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  • inhibitory
  • There are two types of inhibitory receptors: Ionotropic receptors (also known as ligand-gated ion channels) play an important role in inhibitory postsynaptic potentials. (wikipedia.org)
  • hyperpolarization
  • From measurements of the speed of an action potential, hyperpolarization must have a further component of which the 'soliton' mechanical pulse is the only candidate. (wikipedia.org)
  • Often times, the potassium will efflux enough to cause a hyperpolarization (meaning that the inside of the cell is more negative than what it's resting potential was). (omninoggin.com)
  • neural
  • Venki Murthy ( venk at u.washington.edu ) PS: You may also wish to consult the literature on template matching for action potential recognition - usually applied to neural recordings. (bio.net)
  • An all-or-none electrical event (neural impulse) in an axon or muscle fibre in which the polarity of the membrane potential is rapidly reversed and re-established. (thefreedictionary.com)
  • the goal is not to reproduce the experimental data, but to understand qualitatively the role of action potentials in neural circuits. (wikipedia.org)
  • Both types of models may be used to understand the behavior of small biological neural networks, such as the central pattern generators responsible for some automatic reflex actions. (wikipedia.org)
  • Ionic Basis
  • You just viewed The Ionic Basis for the Action... . (merlot.org)
  • If you know the author of The Ionic Basis for the Action Potential , please help us out by filling out the form below and clicking Send. (merlot.org)
  • Alan Hodgkin and Andrew Huxley also employed the squid giant axon (1939) and by 1952 they had obtained a full quantitative description of the ionic basis of the action potential, leading the formulation of the Hodgkin-Huxley model. (wikipedia.org)
  • sensory
  • In the generation of the action potential, stimulation of the cell by neurotransmitters or by sensory receptor cells partially opens channel-shaped protein molecules in the membrane. (britannica.com)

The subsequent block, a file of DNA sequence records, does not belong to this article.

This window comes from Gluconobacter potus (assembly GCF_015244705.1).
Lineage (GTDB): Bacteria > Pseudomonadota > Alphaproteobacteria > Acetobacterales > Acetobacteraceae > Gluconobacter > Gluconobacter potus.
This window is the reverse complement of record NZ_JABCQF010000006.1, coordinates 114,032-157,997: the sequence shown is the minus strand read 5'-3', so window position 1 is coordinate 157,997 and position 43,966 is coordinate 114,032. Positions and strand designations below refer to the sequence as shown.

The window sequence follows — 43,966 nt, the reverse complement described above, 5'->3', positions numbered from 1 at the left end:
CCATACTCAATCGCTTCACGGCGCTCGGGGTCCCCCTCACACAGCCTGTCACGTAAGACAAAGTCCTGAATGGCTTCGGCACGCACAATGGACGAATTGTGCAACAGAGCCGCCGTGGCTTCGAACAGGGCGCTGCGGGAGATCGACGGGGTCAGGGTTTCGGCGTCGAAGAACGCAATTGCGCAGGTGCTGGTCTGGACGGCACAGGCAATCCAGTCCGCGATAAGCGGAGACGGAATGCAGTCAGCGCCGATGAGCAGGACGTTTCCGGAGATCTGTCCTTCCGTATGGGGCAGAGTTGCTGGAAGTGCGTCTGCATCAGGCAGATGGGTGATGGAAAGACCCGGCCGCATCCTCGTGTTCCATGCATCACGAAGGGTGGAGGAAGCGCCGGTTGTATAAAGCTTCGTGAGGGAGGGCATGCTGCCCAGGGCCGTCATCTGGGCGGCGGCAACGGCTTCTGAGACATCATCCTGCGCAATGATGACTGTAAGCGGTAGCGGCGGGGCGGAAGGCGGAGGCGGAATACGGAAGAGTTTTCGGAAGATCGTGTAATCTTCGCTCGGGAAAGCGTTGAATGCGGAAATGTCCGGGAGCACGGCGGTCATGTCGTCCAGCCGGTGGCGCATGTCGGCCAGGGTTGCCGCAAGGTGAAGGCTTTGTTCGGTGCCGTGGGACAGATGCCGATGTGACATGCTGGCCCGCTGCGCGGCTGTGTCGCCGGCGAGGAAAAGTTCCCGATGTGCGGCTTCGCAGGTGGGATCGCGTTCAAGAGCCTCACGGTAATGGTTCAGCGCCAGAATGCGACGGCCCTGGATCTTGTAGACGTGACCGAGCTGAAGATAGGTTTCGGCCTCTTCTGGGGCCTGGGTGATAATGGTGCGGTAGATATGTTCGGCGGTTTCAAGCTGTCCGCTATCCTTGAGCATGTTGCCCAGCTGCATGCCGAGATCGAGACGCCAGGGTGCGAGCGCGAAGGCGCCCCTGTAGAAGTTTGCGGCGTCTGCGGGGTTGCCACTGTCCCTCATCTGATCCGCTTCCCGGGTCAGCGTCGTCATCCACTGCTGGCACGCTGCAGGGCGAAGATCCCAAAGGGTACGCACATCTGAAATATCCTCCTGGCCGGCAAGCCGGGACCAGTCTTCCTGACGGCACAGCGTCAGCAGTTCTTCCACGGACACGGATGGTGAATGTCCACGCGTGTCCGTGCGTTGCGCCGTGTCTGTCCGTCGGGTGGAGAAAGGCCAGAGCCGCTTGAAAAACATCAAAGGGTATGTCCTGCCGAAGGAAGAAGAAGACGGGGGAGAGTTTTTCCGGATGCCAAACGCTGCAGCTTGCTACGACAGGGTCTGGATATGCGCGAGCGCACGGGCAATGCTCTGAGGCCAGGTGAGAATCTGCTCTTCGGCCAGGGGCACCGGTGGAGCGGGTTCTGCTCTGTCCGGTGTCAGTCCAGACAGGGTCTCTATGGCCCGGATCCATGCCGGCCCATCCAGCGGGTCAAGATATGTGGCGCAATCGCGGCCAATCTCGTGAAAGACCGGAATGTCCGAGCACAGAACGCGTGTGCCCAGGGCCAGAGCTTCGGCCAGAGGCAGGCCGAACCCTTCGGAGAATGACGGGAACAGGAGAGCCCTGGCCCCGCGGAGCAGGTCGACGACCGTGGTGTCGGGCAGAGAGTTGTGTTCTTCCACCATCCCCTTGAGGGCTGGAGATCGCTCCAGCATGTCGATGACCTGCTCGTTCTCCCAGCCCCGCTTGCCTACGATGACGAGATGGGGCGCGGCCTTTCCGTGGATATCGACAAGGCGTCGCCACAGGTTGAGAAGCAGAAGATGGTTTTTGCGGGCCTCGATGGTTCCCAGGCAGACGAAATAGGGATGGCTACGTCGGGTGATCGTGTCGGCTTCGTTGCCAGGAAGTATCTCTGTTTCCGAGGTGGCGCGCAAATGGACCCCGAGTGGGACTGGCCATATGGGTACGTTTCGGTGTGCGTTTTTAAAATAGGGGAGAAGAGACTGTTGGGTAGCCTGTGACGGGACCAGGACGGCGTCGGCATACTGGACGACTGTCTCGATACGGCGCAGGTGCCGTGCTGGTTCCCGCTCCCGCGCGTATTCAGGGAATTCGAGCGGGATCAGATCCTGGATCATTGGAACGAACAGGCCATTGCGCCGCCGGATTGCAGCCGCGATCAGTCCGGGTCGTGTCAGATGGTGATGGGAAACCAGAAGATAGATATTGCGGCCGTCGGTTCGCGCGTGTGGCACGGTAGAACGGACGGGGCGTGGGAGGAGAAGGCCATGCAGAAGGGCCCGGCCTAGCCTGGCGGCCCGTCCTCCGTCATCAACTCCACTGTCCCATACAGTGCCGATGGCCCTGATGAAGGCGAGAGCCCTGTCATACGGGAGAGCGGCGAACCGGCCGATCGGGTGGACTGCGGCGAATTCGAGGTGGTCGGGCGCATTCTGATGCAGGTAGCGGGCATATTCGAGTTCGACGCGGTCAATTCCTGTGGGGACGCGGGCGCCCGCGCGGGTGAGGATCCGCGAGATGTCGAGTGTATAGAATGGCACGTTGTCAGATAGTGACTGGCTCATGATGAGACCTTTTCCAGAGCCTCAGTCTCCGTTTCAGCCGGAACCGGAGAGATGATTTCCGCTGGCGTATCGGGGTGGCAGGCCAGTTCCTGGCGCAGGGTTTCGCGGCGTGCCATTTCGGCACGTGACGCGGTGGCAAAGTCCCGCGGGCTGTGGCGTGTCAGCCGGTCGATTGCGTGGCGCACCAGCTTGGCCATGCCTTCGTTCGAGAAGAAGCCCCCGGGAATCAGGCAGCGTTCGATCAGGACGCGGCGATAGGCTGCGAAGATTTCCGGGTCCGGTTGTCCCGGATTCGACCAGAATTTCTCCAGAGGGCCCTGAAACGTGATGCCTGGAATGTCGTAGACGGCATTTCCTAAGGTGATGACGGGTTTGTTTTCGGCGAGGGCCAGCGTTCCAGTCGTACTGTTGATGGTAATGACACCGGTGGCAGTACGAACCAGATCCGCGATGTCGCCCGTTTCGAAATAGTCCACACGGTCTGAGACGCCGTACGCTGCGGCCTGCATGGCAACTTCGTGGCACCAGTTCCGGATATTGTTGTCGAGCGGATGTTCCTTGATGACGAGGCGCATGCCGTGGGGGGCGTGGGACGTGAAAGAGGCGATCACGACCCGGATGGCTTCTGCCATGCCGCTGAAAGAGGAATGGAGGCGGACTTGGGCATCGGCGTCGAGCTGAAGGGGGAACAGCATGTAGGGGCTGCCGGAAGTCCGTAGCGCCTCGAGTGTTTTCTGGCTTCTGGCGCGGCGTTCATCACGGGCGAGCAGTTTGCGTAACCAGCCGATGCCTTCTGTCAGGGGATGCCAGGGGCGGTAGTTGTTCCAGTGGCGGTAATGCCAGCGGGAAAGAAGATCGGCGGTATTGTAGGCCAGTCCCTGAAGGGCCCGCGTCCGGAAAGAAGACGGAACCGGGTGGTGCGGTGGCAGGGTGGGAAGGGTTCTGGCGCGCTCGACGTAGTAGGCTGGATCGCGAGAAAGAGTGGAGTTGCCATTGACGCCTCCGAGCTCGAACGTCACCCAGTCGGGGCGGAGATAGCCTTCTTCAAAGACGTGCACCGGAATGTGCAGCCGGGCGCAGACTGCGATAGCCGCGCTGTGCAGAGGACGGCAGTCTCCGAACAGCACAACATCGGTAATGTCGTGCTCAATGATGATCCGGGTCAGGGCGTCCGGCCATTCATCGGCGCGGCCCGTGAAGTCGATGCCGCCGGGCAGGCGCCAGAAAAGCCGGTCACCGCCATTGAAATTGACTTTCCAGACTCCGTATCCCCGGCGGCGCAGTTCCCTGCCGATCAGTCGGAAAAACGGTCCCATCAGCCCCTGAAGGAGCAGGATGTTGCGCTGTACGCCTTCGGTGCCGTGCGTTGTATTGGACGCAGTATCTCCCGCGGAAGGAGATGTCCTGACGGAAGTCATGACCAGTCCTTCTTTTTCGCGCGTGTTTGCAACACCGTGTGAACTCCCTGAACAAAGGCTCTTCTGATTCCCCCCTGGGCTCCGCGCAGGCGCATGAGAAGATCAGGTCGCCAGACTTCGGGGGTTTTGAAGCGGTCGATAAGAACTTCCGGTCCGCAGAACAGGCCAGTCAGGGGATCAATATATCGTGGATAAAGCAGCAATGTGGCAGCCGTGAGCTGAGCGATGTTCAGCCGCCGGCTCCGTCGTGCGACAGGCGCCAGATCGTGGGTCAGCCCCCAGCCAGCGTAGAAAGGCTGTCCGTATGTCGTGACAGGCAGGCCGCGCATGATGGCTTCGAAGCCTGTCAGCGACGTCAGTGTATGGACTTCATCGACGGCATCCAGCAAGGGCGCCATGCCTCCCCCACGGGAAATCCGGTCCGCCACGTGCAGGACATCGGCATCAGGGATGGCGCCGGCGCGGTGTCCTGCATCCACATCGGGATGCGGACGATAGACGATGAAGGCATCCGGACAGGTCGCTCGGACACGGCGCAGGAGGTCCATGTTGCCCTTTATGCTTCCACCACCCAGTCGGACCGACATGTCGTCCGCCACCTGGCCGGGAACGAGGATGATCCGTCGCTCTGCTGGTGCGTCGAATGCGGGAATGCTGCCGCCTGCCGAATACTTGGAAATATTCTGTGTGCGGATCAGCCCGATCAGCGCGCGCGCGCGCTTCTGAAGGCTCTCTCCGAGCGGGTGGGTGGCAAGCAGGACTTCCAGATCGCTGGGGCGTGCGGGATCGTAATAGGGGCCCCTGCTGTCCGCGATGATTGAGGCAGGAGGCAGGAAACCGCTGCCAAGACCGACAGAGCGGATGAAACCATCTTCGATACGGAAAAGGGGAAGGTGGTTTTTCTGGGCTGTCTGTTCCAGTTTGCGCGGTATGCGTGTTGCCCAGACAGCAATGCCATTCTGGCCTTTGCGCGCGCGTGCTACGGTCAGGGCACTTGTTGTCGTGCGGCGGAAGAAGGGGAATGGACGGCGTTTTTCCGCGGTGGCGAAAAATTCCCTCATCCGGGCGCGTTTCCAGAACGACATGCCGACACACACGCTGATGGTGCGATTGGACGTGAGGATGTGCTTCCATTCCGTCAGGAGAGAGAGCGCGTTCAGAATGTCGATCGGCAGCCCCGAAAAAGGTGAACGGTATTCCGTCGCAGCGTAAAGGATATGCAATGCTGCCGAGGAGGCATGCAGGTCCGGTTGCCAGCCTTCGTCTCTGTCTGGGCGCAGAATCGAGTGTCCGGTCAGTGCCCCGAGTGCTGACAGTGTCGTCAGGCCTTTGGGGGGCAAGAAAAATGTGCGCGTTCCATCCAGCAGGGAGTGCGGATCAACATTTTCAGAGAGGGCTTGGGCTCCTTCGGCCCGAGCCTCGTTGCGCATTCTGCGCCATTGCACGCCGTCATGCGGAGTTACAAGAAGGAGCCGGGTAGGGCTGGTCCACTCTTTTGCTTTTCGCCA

• It is shown by microelectrode measurements that, besides the sensory cells, all the major tissues of the trap lobes are excitable, firing action potentials with pronounced after-hyperpolarizations. (springer.com)
  • The resting potentials of sensory cells (-161±7 mV) and mesophyll cells (-155±8 mV) are of the same magnitude. (springer.com)
  • muscle fibre
  • Sometimes called a propagated potential because a wave of excitation is actively transmitted along the nerve or muscle fibre, an action potential is conducted at speeds that range from 1 to 100 metres (3 to 300 feet) per second, depending on the properties of the fibre and its environment . (britannica.com)
  • Compound
  • Patients that suffer from critical illness myopathy , which is a frequent cause of weakness seen in patients in hospital intensive care units , have prolonged compound muscle action potential. (wikipedia.org)
  • cell
  • Nearly all cell membranes in animals, plants and fungi maintain a voltage difference between the exterior and interior of the cell, called the membrane potential . (wikipedia.org)
  • This action potential passes along the cell membrane causing the cell to contract, therefore the activity of the SAN results in a resting heart rate of roughly 60-100 beats per minute. (wikipedia.org)
  • Another important ion is calcium (Ca2+), which can be found outside of the cell as well as inside the cell, in a calcium store known as the sarcoplasmic reticulum (SR). Release of Ca2+ from the SR, via a process called calcium-induced calcium release, is vital for the plateau phase of the action potential (see phase 2, below) and is a fundamental step in cardiac excitation-contraction coupling. (wikipedia.org)
  • Note: The influx of sodium into the cell will bring the potential in the cell to about 35-40mV (see picture). (omninoggin.com)